New York City, New York (PRWEB) August 21, 2013
On September 23, the International District Energy Association (IDEA), in conjunction with Euroheat & Power and the International Energy Agency (IEA), will convene a gathering of international experts at the Global District Energy Climate Summit in New York City to discuss how district energy and combined heat and power (CHP) systems can provide more resilient energy infrastructure for cities, communities and campuses while also reducing greenhouse gas emissions and strengthening local economies.
“Nearly one year after the devastation of Super Storm Sandy, governors, mayors and public officials are facing up to the real challenges of planning for public safety and economic disruption from more severe weather events,” says IDEA President & CEO Robert Thornton. “They are seeking practical guidance from the energy industry on how to enhance reliability through more robust and resilient infrastructure. At the same time, public officials want actionable strategies to cut emissions and bolster their local economies. Fortunately, this Summit will deliver both and feature proven examples of industry best practices from North America, Europe and the Middle East that will allow industry and government leaders to share insights on successful development, deployment and optimization of district energy.”
The Summit is timely and follows the August 19 release of President Obama’s Hurricane Sandy Rebuilding Task Force, chaired by Housing and Urban Development (HUD) Secretary Shaun Donovan, which released a rebuilding strategy to serve as a model for communities across the nation facing greater risks from extreme weather and to continue helping the Sandy-affected region rebuild. The Rebuilding Strategy contains 69 policy recommendations including #12 which references resilient energy investments and #14 suggesting Federal and State cooperation on electric grid policies.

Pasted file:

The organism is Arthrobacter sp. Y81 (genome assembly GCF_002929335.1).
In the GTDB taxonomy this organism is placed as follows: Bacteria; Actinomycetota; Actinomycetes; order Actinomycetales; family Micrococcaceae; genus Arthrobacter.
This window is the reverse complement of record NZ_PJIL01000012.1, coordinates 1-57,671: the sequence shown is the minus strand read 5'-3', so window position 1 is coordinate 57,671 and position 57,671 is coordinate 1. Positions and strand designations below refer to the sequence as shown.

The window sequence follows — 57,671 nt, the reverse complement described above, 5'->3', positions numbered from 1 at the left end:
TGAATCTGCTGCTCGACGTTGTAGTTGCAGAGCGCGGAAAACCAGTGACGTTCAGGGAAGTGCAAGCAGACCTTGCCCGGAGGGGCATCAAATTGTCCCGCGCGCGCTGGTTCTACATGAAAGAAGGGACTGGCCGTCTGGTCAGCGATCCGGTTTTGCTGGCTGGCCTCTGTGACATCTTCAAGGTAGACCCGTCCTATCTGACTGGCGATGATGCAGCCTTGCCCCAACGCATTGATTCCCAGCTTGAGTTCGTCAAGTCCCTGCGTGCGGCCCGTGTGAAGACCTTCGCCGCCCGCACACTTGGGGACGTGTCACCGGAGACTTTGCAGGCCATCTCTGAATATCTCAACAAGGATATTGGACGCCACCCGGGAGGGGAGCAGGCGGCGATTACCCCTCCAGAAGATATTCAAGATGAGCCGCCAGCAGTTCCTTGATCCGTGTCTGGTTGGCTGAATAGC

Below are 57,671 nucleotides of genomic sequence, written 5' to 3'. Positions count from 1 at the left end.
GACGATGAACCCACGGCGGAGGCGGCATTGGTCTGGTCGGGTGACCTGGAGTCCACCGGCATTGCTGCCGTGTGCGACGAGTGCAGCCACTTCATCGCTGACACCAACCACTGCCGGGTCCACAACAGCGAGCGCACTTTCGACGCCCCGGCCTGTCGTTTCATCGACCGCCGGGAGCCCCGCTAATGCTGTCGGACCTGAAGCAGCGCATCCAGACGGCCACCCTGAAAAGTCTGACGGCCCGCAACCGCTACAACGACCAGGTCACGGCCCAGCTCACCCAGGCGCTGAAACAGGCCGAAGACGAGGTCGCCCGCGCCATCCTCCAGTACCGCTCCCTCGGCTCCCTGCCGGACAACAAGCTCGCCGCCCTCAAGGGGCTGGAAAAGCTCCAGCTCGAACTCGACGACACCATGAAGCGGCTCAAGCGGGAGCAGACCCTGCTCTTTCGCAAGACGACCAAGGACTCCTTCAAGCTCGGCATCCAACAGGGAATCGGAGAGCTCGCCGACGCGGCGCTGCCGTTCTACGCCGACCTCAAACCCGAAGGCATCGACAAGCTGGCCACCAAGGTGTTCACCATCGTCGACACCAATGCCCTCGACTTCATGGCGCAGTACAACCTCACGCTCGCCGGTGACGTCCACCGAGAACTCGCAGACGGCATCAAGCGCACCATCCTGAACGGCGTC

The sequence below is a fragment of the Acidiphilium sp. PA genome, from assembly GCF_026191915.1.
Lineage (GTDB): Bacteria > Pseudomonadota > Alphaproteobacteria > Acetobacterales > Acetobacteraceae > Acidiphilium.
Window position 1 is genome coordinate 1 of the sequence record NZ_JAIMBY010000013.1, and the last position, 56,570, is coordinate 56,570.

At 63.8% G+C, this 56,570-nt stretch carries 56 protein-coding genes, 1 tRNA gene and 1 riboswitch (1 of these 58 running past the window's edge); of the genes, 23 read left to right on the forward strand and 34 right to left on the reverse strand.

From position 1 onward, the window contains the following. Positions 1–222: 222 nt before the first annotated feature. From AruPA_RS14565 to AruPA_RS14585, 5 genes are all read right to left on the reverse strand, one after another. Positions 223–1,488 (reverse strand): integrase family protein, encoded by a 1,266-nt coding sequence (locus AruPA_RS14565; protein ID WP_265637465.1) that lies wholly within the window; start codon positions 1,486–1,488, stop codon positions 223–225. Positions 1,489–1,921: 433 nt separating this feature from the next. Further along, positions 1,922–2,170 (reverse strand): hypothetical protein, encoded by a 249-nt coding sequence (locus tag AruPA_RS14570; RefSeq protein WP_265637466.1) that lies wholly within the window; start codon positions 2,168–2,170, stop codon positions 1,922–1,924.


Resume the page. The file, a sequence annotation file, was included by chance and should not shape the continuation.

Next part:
“While the challenge of climate change is global," says Thornton, “this Summit will explain how we can take actions at a local level by investing in energy infrastructure today to cut emissions and strengthen resiliency at the same time. And with community scale, district energy can make a meaningful and immediate impact and deserves full consideration in urban planning strategies.”
For example, representatives from Enwave Energy of Toronto and Cornell University will discuss their renewable district cooling systems using cold lake water to efficiently air condition millions of sq ft of building space at nearly one-tenth the operating cost of traditional cooling systems. Representatives from Copenhagen and other municipalities will explain how they convert waste into useful energy and power for citizens, cutting emissions and reliance on fossil fuels. Universities like Texas A&M and UT Austin, have turned to combined heat and power to dramatically improve system efficiency and reduce peak demand on the power grid while enhancing reliability so important for mission-critical research campuses.
The Global District Energy Climate Summit and Awards will take place on September 23 at the Hudson Theater in midtown Manhattan and is a registered event of ClimateWeekNYC. More information on the program and registration is available at http://www.districtenergyclimateawards.org